Good Neighbors

<em>Good Neighbors</em>

“Is it a party? Are we invited?” Larry Wilde asked.

They weren’t invited. Gertie Wilde knew this, but she didn’t want to admit it. So she watched the crowd out her window, counted all the people there.

The Wildes had moved to 116 Maple Street about a year before. A fixer-upper, they’d bought the place for cheap. Over the year they’d lived there, they’d meant to renovate. To re-shingle the roof and put in new gutters, tear up the deep pile carpet and nail down bamboo. At the very least, they’d planned to seed grass across the patchwork lawn. But stuff happens. Or doesn’t happen.

The inside of 116 Maple Street was haphazard, too. As a kid, you might have visited this sort of home on a playdate, and intuited the mess as happy, but also chaotic. You had a great time when you slept over. You never worried about the stuff you had to bother with at home: making your bed, hanging your wet towel, carrying your dishes to the sink. Still, you wanted to go home pretty soon after, because even with the laughter, all that mess started to make you nervous. You got the feeling that the management was in over its head.

The of Maple Street typically dressed in business casual. They drove practical cars to practical jobs. They were always in a rush, even if it was just to the grocery store or church. They didn’t seem to worry as much about their mortgages. If their parents were sick, or their marriages weren’t happy, they didn’t mention it. They channeled those unsettled feelings, like everything else, into their kids.

They talked about extracurriculars and sports; which teachers at the local, blue-ribbon public school were brilliant miracle workers, and which ones lacked training via the social-emotional connection. They were obsessed with college. Harvard, in particular.

The Wildes were different. With their finances out of sorts, Gertie and Arlo didn’t have the bandwidth to obsess over their kids, and even if they’d had the time and mental space, no one had ever taught them about creative learning and emotional intelligence, healthy discipline and consistent boundaries. They wouldn’t have known where to begin.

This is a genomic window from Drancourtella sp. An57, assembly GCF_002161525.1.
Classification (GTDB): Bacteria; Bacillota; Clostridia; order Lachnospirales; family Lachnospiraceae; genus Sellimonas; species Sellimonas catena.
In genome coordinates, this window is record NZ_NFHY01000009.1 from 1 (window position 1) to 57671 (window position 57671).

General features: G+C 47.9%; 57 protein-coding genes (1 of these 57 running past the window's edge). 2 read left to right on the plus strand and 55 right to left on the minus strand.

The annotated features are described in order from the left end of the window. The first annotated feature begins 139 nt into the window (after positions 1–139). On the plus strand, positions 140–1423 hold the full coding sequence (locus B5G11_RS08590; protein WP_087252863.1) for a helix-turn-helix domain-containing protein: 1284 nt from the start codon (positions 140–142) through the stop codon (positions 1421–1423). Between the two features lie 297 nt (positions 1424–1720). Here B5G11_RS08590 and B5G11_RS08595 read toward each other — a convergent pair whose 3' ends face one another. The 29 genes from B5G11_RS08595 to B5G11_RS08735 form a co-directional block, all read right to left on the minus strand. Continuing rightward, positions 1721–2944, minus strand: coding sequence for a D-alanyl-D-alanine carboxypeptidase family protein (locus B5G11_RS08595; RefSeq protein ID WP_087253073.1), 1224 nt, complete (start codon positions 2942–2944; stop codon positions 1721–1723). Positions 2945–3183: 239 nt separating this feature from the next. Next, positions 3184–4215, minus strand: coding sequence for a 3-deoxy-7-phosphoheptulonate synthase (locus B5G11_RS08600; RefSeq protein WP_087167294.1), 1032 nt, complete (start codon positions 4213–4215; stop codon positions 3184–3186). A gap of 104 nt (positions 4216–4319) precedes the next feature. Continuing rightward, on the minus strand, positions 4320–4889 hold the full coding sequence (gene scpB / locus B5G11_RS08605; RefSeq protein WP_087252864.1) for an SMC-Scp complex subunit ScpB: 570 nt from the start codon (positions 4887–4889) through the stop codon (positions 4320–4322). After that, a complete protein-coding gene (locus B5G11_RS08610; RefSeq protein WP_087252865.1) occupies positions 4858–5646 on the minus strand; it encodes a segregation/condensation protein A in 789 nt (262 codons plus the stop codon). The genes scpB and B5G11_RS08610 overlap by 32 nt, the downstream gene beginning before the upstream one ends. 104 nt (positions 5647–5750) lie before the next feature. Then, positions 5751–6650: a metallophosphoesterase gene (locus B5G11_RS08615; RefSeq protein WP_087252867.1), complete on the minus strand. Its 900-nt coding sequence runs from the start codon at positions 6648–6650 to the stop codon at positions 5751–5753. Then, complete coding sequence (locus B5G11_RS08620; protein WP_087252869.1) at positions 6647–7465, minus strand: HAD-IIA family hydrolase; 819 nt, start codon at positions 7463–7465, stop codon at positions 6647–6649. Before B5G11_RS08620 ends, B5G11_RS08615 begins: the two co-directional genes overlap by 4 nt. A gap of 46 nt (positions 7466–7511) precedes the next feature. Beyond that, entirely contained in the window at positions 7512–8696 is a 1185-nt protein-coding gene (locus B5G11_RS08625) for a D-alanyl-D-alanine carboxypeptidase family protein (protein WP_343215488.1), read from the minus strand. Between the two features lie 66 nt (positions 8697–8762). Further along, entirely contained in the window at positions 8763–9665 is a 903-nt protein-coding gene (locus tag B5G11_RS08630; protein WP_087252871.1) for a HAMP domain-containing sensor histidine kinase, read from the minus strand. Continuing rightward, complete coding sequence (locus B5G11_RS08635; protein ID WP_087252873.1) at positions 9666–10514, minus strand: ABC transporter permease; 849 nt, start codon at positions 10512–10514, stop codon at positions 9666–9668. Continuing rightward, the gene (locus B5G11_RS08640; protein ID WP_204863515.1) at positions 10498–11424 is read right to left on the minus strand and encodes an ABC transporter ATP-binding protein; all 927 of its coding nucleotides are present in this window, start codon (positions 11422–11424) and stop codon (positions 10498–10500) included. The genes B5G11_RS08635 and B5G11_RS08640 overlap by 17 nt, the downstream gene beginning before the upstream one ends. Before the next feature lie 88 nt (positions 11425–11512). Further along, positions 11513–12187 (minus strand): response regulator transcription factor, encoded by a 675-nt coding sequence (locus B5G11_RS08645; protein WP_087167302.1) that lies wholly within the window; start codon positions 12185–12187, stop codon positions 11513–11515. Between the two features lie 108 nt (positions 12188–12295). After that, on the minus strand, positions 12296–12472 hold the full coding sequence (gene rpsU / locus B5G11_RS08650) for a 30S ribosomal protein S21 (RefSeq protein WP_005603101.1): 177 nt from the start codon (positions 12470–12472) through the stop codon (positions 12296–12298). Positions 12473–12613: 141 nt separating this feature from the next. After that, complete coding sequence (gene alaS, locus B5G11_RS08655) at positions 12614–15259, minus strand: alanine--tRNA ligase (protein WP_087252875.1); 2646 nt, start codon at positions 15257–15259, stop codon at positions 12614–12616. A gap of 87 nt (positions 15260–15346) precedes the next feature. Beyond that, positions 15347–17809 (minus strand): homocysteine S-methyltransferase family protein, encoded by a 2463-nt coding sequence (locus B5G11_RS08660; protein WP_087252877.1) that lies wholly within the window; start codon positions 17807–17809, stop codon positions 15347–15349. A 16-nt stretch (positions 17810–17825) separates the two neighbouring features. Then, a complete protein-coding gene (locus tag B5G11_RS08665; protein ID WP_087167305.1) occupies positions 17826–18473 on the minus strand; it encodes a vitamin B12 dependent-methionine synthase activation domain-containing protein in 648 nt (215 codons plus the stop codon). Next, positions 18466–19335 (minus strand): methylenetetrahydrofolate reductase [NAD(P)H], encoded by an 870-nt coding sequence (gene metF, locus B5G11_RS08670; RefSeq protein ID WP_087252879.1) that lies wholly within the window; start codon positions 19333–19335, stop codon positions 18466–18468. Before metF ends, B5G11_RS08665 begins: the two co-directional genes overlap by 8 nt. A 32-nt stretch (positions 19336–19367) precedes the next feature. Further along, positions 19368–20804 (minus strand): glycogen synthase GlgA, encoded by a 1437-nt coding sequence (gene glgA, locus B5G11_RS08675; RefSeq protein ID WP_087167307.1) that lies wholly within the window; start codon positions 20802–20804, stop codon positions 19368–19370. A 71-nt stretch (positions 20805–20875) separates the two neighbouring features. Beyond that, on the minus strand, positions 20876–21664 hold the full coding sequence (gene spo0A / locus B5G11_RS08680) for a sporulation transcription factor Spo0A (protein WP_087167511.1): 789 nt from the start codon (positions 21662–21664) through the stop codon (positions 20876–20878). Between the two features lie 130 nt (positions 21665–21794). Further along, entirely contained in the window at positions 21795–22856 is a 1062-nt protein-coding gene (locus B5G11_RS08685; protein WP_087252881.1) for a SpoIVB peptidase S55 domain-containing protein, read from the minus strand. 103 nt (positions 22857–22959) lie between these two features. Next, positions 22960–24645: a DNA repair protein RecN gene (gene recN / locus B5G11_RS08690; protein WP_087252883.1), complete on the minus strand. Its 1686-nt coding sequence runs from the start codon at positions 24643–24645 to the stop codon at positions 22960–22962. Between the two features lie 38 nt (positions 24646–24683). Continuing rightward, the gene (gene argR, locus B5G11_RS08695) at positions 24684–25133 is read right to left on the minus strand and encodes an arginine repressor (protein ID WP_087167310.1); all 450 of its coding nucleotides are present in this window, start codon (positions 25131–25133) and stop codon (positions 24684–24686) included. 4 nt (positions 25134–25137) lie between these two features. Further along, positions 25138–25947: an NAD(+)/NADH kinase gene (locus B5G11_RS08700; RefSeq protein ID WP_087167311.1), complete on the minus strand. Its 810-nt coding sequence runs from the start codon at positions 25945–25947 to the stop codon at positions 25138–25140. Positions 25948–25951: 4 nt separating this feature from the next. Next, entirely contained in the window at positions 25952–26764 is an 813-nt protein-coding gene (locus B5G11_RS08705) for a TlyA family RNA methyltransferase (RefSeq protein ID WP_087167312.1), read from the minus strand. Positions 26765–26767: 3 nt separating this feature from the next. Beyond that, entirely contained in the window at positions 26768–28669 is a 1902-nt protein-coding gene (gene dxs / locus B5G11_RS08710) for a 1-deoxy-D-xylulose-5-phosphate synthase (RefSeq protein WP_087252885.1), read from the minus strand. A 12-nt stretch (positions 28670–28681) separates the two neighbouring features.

The kids, Julia and Larry, made fart sounds in public, and also farted in public. Julia was fast. Their first month on the block, she stole her dad’s cigarettes and taught the neighborhood kids how to French exhale. Larry was quirky. He didn’t make eye contact and had a flat affect and when he thought the other kids weren’t looking, he stuck his hands down his pants.

The Wildes knew that they’d been breaking tacit rules ever since arriving on Maple Street. But they didn’t know which rules. For instance, Arlo was a former rocker who smoked late-night Parliaments off his front porch. He didn’t know that in the suburbs, you only smoke in your back yard, especially if you have tattoos and no childhood friends to vouch for you. Otherwise, you look angry, puffing all alone and on display. You vibe violent.

Then there was Gertie. Before she met Arlo at the Atlantic City Civic Center, where he’d played lead rhythm for the traveling band, she’d won thirty-two regional beauty pageants. Like a living Barbie Doll, she still conducted herself with that same pageant training: phony smiles, over-bright eyes, stock answers to questions that begged for honesty. The neighbors who’d tried to befriend her had mostly given up, under the misapprehension that there wasn’t anybody home under all that blonde. Worse, nobody’d ever told Gertie that mom cleavage isn’t cool. She didn’t know that when she wore her halter-tops, chain-necklaces dangling between her breasts, she might as well have been heaving a great billboard to the other wives that read: INSECURE FLOOZY WHO WANTS TO STEAL YOUR HUSBAND AND MAKE YOUR KIDS ASHAMED YOU’RE NOT A 5’10”, BLONDE VIKING WITH PERFECT SKIN."


Reprinted courtesy of Atria Books.

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